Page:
For so many Americans, 2020 has been one of the most challenging years of their lifetimes. From an unprecedented pandemic, to the fight for racial justice, there are scars that still show as we prepare to usher in the new year. But amid the struggle, there have been signs of hope for a better future.
The working man
Tens of millions of Americans have felt the devastating blows the year has brought with it, particularly Chad Whitenmeyer.
“Some of [the conversations we had this year] were very scary,” he said. “We had the ‘what are we going to do for money?’”
Whitenmeyer, 39, worked for a factory where he relied on the 12-hour days to feed his family of six. But when COVID-19 hit, he was one of the first people he knew to contract the virus.
“When I took a breath, it felt like I wasn’t taking a full breath,” he said inside of his mobile home in Loveland, Colorado. “I thought I was in the process of dying.”
Chad first lost some motor function as he stayed quarantined at home. Then, he lost his job and along with it, his family’s insurance.
“You go down this black hole that you can’t get out of,” he said.
After four months of short-term disability, Whitenmeyer applied for unemployment, but because he contracted COVID-19 so early in the pandemic, he was not able to get a test, meaning he had no proof he was actually diagnosed.
It forced his wife to find temporary employment while Chad, a man who had prided himself on being the family’s breadwinner for two decades, to stay at home and provide for their kids in a different way.
“It’s one of the worst feelings I’ve had about myself in my entire life,” he said. “It feels as though you can’t provide any worth to anyone around you.”
The transplant patient
On June 26, 52-year-old Carl Werden was like so many other Americans: trying to stay healthy, while leading a modest life as a contractor.
But on June 27, everything changed when Werden, a man with no underlying conditions, contracted the virus when he went to visit his daughter in Massachusetts.
In only a matter of days, Werden’s condition deteriorated and he was sent to the hospital, a place he would remain for the next six months.
“I think a lot of people think if they get sick with COVID, they’ll just be in the hospital for a few days and then they can go home, but that’s not how it works,” he said from his hospital bed over a Zoom call.
For four months, Werden slipped in and out of consciousness as he battled the virus, but in October, his lungs had finally given up. Doctors said if he did not get a double lung transplant, it would only be a matter of days until he died.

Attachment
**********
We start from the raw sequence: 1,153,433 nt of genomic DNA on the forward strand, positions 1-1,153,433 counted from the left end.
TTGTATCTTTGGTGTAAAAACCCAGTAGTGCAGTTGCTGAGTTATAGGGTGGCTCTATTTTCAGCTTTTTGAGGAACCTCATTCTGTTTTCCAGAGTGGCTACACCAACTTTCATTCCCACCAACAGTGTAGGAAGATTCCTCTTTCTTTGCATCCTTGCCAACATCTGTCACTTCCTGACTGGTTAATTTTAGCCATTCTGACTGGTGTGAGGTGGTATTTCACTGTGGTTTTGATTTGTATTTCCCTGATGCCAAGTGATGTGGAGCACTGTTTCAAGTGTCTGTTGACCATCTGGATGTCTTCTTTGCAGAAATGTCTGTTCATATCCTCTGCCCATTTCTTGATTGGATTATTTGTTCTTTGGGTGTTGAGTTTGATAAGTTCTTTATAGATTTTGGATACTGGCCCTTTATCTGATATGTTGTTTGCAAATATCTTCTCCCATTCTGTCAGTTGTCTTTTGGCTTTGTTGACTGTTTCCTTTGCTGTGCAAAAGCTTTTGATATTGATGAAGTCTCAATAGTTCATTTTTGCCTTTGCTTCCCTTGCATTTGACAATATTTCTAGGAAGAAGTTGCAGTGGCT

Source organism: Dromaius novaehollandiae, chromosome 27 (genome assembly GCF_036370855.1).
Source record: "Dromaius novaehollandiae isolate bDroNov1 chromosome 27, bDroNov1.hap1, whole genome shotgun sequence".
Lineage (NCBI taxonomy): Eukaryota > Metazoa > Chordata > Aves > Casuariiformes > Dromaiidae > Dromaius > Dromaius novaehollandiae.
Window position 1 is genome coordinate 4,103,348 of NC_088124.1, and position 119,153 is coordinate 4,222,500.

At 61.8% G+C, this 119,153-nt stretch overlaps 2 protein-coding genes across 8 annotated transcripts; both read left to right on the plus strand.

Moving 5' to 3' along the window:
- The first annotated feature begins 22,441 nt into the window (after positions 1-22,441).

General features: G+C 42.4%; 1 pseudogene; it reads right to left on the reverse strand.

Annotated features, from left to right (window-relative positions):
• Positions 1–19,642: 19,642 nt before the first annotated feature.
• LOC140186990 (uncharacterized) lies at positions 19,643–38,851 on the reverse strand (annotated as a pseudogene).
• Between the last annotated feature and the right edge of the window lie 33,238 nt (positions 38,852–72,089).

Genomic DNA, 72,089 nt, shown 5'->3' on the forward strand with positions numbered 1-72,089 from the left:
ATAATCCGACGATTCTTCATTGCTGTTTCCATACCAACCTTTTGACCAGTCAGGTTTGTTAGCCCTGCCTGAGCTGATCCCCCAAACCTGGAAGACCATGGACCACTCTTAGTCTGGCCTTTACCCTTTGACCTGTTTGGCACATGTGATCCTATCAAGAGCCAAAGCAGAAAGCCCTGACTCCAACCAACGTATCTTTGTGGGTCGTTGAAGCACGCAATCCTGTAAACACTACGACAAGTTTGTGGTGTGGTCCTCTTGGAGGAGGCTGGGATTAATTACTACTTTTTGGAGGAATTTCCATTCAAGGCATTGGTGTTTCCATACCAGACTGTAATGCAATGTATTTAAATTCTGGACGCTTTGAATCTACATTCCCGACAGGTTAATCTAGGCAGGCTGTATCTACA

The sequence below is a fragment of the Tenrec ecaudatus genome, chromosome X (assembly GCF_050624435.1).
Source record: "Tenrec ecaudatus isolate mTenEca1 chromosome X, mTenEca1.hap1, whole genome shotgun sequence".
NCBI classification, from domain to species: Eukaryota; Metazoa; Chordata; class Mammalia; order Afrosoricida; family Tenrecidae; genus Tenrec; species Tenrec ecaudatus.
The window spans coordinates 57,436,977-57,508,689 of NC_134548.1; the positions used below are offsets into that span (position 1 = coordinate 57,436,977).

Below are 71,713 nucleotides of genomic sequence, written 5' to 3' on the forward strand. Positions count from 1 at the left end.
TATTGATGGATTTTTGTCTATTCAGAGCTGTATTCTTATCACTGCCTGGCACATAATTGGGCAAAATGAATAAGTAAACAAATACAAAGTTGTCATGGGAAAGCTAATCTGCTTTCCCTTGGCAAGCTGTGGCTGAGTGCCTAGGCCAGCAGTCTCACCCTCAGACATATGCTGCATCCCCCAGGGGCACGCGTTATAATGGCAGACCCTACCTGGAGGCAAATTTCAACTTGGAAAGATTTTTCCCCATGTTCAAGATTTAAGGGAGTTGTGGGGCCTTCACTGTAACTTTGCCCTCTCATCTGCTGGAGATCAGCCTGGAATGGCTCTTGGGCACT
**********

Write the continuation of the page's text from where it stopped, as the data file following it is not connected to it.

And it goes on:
“Because of the COVID, there was a lot of fibrosis in my lungs and it just kept getting worse,” said Werden. “They cut me open, then they cut my rib cage in half.”
Much like COVID-19, Werden does not know where those donated lungs came from. But, no longer paralyzed by fear, he is thankful to still be here.
“I want people to realize there are people who are perfectly healthy, like I was, that go from being perfectly healthy to having a double lung transplant,” he said.
In San Diego, while still grappling with the effects of the pandemic, Pastor Miles McPherson, 60, was dealing with the fallout of a different virus that had taken control of the country in May.
“The symbolism of how [Derek Chauvin] killed George Floyd, how I received it was, you are nothing, there’s nothing you can do about it,” said McPherson.
After watching the 8 minute and 43 second video of George Floyd’s death in Minneapolis, McPherson saw the country come to grips with an outspoken racial reckoning that took hold of his community, as it did so many others across the country.
“This was protracted, lengthened out murder,” he said. “It was as cold-hearted as I’ve seen.”
McPherson, a Black man, grew up watching his father serve as a police officer, a path his son is now following as well.
“There are a lot more people saying we have to do something, what that is, a lot of people don’t know, but that’s something,” he said. “And that’s the beginning of change.”
McPherson is working to be a part of that change through a program called The Third Option Similarity Training. He developed it after publishing his book "The Third Option," recognizing the need for a racial reconciliation training program based on honor.
The program is being used by schools, churches, and businesses, teaching people how to honor the similarities between us and use those similarities to establish connection and mutual understanding. The training provides actionable steps and creates space for conversations aimed at creating real change.
As we come to the final chapter of 2020, it is easy to look at the negatives, but that’s not where the sights of Whitenmeyer, Werden, and McPherson lie. They are focused on a brighter future.
As a stay-at-home dad, Whitenmeyer has invested in a camera where he shoots and edits videos of the daily adventures he has with his kids and posts them on YouTube.
“Even though this year, for my body, physically speaking, has been the worst year of my life, I’ve gotten to do what I’ve wanted to do, which is to be a dad,” he said.
Carl Werden, while still in the hospital, has not only regained the function of his new lungs, but has started walking as he progresses through rehab.
“I’m thankful every day,” he said.
Pastor Miles McPherson, along with many of his congregants, feel that in the face of extreme racial tension, our country is well on its way to becoming more unified.
“I am always hopeful there’s going to be a victory in the end, not only for Black people, but us as a people, because we’re all one race,” he said.
In a year that has left us all paralyzed in so many different ways, there are still reasons to keep moving forward, to put one foot in front of the other and work towards a better tomorrow.